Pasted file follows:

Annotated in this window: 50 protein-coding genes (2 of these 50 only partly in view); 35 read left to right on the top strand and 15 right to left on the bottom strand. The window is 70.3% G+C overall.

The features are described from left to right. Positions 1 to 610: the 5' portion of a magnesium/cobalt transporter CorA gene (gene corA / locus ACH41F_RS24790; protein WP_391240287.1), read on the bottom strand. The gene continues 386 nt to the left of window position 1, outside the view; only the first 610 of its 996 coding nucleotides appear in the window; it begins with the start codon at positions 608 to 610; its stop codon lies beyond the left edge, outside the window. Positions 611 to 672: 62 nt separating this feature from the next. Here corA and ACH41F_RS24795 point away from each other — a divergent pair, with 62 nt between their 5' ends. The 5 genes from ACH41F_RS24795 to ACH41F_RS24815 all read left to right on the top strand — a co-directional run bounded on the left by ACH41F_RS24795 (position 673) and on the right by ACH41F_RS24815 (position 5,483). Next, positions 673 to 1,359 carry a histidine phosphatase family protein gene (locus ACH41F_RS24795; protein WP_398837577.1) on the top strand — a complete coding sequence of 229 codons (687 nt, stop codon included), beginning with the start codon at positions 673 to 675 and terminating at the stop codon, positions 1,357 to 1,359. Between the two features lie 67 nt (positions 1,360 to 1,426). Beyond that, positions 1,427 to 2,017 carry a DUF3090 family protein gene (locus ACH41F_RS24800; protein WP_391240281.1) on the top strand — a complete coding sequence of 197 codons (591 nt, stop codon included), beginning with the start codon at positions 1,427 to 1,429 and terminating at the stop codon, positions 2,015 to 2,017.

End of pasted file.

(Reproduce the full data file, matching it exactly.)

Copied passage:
Annotated in this window: 50 protein-coding genes (2 of these 50 only partly in view); 35 read left to right on the top strand and 15 right to left on the bottom strand. The window is 70.3% G+C overall.

The features are described from left to right. Positions 1 to 610: the 5' portion of a magnesium/cobalt transporter CorA gene (gene corA / locus ACH41F_RS24790; protein WP_391240287.1), read on the bottom strand. The gene continues 386 nt to the left of window position 1, outside the view; only the first 610 of its 996 coding nucleotides appear in the window; it begins with the start codon at positions 608 to 610; its stop codon lies beyond the left edge, outside the window. Positions 611 to 672: 62 nt separating this feature from the next. Here corA and ACH41F_RS24795 point away from each other — a divergent pair, with 62 nt between their 5' ends. The 5 genes from ACH41F_RS24795 to ACH41F_RS24815 all read left to right on the top strand — a co-directional run bounded on the left by ACH41F_RS24795 (position 673) and on the right by ACH41F_RS24815 (position 5,483). Next, positions 673 to 1,359 carry a histidine phosphatase family protein gene (locus ACH41F_RS24795; protein WP_398837577.1) on the top strand — a complete coding sequence of 229 codons (687 nt, stop codon included), beginning with the start codon at positions 673 to 675 and terminating at the stop codon, positions 1,357 to 1,359. Between the two features lie 67 nt (positions 1,360 to 1,426). Beyond that, positions 1,427 to 2,017 carry a DUF3090 family protein gene (locus ACH41F_RS24800; protein WP_391240281.1) on the top strand — a complete coding sequence of 197 codons (591 nt, stop codon included), beginning with the start codon at positions 1,427 to 1,429 and terminating at the stop codon, positions 2,015 to 2,017.